This week's guest is transit analyst and writer Alon Levy, whose work comparing the capital costs of rail construction across cities and countries has become increasingly influential. We talk about how Alon got into transportation, subway costs, and price comparisons, and the thinking behind a new Boston commuter rail electrification plan.
Please welcome back to the podcast Shared Use Mobility Center Executive Director Sharon Feigon. In this episode, Sharon discusses the newest trends in shared mobility, including scooters and e-bikes. We talk about whether the animosity toward ride-hailing has waned, the issues that cities and transportation companies are coming across as they try to create mobility platforms, and whether car-share usage is declining due to more options in the market.
This week's guest is Tom Gerend, executive director of the KC Streetcar Authority. Tom tells us about the challenges of creating the streetcar and a broader regional transit network, and explains the value capture mechanism that funds all of the KC Streetcar’s operations and maintenance.
Author Shannon Mattern joins the podcast this week to discuss her new book, Code+Clay, Data+Dirt: 5,000 Years of Urban Media. Shannon is a professor of media studies at the New School in New York City, and she tells us why she wanted to teach about the intersection of her discipline with architecture and cities. We […]
This week, author Daniel Sperling joins us to talk about his new book, Three Revolutions, which examines the potential sea change in transportation as a result of electrification, automation, and shared rides. We discuss how he came to believe that shared rides are the future, the role of regulation during these transformations, and what all this change means for auto manufacturers.
Jarrett Walker of Human Transit fame joins the podcast this week to talk about how to communicate transportation and planning concepts to the public. Jarrett tells us about the importance of humanities majors in transportation professions, why NIMBYs feel the way they do, and how we can think differently about the language we use to discuss housing and transportation.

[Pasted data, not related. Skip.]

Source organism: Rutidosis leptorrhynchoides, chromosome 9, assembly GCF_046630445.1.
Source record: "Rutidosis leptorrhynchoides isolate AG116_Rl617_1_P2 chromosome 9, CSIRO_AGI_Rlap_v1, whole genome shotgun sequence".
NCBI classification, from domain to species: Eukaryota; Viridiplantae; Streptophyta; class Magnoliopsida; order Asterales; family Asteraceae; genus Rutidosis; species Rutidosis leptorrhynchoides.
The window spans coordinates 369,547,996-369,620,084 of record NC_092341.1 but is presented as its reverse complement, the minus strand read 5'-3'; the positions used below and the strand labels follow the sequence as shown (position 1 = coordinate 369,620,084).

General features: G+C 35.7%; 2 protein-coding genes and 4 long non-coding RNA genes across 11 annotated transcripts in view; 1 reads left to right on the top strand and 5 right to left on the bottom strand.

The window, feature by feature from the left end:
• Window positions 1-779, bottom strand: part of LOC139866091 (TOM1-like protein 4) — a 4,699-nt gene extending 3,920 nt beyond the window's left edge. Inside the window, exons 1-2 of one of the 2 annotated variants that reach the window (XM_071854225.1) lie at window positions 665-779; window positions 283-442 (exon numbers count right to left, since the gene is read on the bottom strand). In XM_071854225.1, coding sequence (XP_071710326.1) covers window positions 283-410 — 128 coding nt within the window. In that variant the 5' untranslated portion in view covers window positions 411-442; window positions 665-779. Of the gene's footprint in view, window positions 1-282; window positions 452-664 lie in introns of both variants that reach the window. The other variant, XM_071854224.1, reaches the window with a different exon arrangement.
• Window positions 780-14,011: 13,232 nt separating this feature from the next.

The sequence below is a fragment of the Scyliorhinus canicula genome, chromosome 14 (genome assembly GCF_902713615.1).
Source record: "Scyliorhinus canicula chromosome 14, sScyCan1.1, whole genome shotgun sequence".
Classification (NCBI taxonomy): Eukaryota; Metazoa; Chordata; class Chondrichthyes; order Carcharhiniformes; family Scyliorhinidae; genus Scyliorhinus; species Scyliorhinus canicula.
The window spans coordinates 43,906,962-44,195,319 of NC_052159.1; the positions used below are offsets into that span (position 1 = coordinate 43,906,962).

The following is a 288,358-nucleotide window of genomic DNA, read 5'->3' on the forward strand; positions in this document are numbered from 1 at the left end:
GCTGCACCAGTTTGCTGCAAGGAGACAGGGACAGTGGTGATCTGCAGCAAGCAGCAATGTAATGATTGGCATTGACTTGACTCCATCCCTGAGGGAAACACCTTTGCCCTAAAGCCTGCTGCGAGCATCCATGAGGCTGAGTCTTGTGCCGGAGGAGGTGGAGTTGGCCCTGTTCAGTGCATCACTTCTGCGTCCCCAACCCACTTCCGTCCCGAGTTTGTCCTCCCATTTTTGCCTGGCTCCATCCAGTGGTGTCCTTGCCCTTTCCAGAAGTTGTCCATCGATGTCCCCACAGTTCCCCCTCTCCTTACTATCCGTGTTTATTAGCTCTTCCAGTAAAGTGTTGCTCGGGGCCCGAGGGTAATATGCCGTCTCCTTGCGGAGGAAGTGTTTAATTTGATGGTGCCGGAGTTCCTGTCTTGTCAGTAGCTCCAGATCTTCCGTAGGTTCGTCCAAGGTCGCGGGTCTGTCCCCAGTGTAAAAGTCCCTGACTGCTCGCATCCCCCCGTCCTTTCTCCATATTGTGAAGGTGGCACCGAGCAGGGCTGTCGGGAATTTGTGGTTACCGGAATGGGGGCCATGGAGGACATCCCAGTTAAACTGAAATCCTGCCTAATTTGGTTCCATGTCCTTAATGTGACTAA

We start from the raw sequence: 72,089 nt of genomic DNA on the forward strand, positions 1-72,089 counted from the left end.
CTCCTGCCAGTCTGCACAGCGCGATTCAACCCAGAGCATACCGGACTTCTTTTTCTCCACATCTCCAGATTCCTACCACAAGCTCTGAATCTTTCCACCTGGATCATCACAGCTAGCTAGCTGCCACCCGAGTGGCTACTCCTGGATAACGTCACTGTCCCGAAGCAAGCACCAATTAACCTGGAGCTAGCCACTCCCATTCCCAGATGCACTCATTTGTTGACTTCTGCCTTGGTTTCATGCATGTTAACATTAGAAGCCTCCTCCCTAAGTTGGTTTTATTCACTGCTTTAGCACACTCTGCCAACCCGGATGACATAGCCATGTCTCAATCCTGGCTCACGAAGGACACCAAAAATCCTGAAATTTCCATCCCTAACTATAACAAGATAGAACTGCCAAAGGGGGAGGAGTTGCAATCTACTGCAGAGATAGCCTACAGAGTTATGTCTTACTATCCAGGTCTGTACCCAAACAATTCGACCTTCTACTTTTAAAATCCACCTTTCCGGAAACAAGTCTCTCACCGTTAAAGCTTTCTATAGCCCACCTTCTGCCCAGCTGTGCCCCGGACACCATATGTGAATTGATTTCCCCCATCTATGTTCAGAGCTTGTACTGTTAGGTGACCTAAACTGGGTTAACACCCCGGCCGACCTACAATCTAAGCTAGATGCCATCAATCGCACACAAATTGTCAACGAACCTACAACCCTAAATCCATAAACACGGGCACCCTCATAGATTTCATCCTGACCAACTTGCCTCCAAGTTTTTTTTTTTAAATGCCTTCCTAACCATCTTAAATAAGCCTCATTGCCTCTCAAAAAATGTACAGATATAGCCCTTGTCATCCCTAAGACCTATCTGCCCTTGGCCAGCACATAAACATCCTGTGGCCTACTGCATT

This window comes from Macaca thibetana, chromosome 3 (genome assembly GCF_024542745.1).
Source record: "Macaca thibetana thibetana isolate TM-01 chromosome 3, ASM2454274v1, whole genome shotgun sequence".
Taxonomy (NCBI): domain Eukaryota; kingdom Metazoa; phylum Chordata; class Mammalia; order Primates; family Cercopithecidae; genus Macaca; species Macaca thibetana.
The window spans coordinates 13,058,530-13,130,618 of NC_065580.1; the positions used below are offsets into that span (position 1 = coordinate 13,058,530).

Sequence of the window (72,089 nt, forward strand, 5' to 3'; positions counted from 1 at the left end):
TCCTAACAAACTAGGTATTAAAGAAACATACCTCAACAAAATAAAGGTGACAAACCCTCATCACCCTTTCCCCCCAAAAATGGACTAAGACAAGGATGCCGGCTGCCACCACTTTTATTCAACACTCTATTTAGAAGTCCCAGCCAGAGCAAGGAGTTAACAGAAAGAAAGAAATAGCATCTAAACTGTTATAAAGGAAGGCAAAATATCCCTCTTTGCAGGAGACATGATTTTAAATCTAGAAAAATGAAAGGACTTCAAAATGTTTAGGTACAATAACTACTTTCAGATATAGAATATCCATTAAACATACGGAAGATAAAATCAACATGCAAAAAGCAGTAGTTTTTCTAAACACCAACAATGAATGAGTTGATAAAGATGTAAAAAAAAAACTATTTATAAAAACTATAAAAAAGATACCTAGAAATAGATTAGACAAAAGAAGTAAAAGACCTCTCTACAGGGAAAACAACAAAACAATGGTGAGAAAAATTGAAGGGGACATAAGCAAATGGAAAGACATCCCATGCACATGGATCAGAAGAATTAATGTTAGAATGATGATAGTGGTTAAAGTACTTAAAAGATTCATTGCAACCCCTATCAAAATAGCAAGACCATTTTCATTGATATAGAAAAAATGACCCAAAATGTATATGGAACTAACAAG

This week we’re joined by Jonathan Sage Martinson, former director of the Central Corridor Funders Collaborative in the Twin Cities. Jonathan discusses the collaborative's work on the Green Line light rail corridor between Minneapolis and St. Paul, and how one member got the FTA to change its regulations.
This week's illustrious guests are Robert Cervero, Erick Guerra, and Stefan Al, who tell us all about their new book, Beyond Mobility. We discuss how to recalibrate cities to put people first when we shape transportation and the built environment, silly regulations like requiring parking space per toilet seat, and the best transportation and planning practices the U.S. should borrow from around the world.
The arrival of dockless bike-share is changing the cycling landscape in some American cities. Dallas, for instance, may not be known for its bikeability, but it now has thousands of public bicycles available at very low cost. With the rapid expansion of these systems have come the inevitable complaints. Some are at least understandable — […]
This week's episode takes us back to the NACTO 2017 conference in Chicago, with a series of speakers who did quick presentations on how advocacy can change how people think and feel about city streets.
This week's guest is Benjamin De La Pena, deputy director for policy, planning, mobility, and right of way at Seattle DOT. We talk about SDOT’s New Mobility Playbook, which describes "strategies for shaping the future of transportation in a way that puts people first."